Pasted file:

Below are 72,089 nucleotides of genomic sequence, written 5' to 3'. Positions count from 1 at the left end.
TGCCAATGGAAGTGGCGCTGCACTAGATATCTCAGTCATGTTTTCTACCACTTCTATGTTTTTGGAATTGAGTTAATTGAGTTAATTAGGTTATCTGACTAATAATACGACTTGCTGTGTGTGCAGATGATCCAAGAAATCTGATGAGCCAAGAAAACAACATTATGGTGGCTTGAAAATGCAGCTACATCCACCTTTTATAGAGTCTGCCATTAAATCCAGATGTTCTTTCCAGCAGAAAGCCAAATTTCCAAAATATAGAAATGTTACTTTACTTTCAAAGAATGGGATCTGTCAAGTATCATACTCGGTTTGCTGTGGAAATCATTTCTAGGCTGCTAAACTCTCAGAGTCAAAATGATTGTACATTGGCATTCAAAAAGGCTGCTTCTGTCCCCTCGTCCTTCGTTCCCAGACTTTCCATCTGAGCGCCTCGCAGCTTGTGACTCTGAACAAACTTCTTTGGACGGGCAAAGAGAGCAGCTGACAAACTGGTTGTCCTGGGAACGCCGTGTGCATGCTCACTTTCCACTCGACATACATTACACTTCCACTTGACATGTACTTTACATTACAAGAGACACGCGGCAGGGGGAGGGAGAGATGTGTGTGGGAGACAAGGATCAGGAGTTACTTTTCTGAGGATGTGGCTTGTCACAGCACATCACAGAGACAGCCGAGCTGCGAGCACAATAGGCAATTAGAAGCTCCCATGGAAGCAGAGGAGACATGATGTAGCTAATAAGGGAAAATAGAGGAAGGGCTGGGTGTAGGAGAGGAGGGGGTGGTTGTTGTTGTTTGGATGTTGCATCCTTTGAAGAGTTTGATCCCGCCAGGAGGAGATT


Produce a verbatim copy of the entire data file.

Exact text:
Below are 72,089 nucleotides of genomic sequence, written 5' to 3'. Positions count from 1 at the left end.
TGCCAATGGAAGTGGCGCTGCACTAGATATCTCAGTCATGTTTTCTACCACTTCTATGTTTTTGGAATTGAGTTAATTGAGTTAATTAGGTTATCTGACTAATAATACGACTTGCTGTGTGTGCAGATGATCCAAGAAATCTGATGAGCCAAGAAAACAACATTATGGTGGCTTGAAAATGCAGCTACATCCACCTTTTATAGAGTCTGCCATTAAATCCAGATGTTCTTTCCAGCAGAAAGCCAAATTTCCAAAATATAGAAATGTTACTTTACTTTCAAAGAATGGGATCTGTCAAGTATCATACTCGGTTTGCTGTGGAAATCATTTCTAGGCTGCTAAACTCTCAGAGTCAAAATGATTGTACATTGGCATTCAAAAAGGCTGCTTCTGTCCCCTCGTCCTTCGTTCCCAGACTTTCCATCTGAGCGCCTCGCAGCTTGTGACTCTGAACAAACTTCTTTGGACGGGCAAAGAGAGCAGCTGACAAACTGGTTGTCCTGGGAACGCCGTGTGCATGCTCACTTTCCACTCGACATACATTACACTTCCACTTGACATGTACTTTACATTACAAGAGACACGCGGCAGGGGGAGGGAGAGATGTGTGTGGGAGACAAGGATCAGGAGTTACTTTTCTGAGGATGTGGCTTGTCACAGCACATCACAGAGACAGCCGAGCTGCGAGCACAATAGGCAATTAGAAGCTCCCATGGAAGCAGAGGAGACATGATGTAGCTAATAAGGGAAAATAGAGGAAGGGCTGGGTGTAGGAGAGGAGGGGGTGGTTGTTGTTGTTTGGATGTTGCATCCTTTGAAGAGTTTGATCCCGCCAGGAGGAGATT